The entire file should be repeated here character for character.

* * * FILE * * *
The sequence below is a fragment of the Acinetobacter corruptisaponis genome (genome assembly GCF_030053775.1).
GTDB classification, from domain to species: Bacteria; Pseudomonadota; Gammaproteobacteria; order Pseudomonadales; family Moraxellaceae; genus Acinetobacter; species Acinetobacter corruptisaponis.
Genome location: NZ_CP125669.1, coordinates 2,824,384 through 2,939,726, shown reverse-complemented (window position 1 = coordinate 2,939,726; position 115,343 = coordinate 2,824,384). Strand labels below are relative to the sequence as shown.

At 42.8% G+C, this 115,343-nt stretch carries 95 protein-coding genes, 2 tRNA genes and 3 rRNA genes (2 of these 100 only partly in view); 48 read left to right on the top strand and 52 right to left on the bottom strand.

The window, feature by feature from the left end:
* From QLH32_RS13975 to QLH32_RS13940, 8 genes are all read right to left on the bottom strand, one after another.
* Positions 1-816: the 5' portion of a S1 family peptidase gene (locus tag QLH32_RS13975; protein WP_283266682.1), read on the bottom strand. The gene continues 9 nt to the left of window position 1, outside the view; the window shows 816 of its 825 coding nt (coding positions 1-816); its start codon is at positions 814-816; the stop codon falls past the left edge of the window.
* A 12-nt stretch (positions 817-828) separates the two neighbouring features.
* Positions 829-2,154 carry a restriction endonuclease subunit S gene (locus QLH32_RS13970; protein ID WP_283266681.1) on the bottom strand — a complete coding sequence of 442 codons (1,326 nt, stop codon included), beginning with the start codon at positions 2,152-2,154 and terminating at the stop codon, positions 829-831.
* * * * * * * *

The sequence below is a fragment of the Acinetobacter corruptisaponis genome (genome assembly GCF_030053775.1).
GTDB classification, from domain to species: Bacteria; Pseudomonadota; Gammaproteobacteria; order Pseudomonadales; family Moraxellaceae; genus Acinetobacter; species Acinetobacter corruptisaponis.
Genome location: NZ_CP125669.1, coordinates 2,824,384 through 2,939,726, shown reverse-complemented (window position 1 = coordinate 2,939,726; position 115,343 = coordinate 2,824,384). Strand labels below are relative to the sequence as shown.

At 42.8% G+C, this 115,343-nt stretch carries 95 protein-coding genes, 2 tRNA genes and 3 rRNA genes (2 of these 100 only partly in view); 48 read left to right on the top strand and 52 right to left on the bottom strand.

The window, feature by feature from the left end:
* From QLH32_RS13975 to QLH32_RS13940, 8 genes are all read right to left on the bottom strand, one after another.
* Positions 1-816: the 5' portion of a S1 family peptidase gene (locus tag QLH32_RS13975; protein WP_283266682.1), read on the bottom strand. The gene continues 9 nt to the left of window position 1, outside the view; the window shows 816 of its 825 coding nt (coding positions 1-816); its start codon is at positions 814-816; the stop codon falls past the left edge of the window.
* A 12-nt stretch (positions 817-828) separates the two neighbouring features.
* Positions 829-2,154 carry a restriction endonuclease subunit S gene (locus QLH32_RS13970; protein ID WP_283266681.1) on the bottom strand — a complete coding sequence of 442 codons (1,326 nt, stop codon included), beginning with the start codon at positions 2,152-2,154 and terminating at the stop codon, positions 829-831.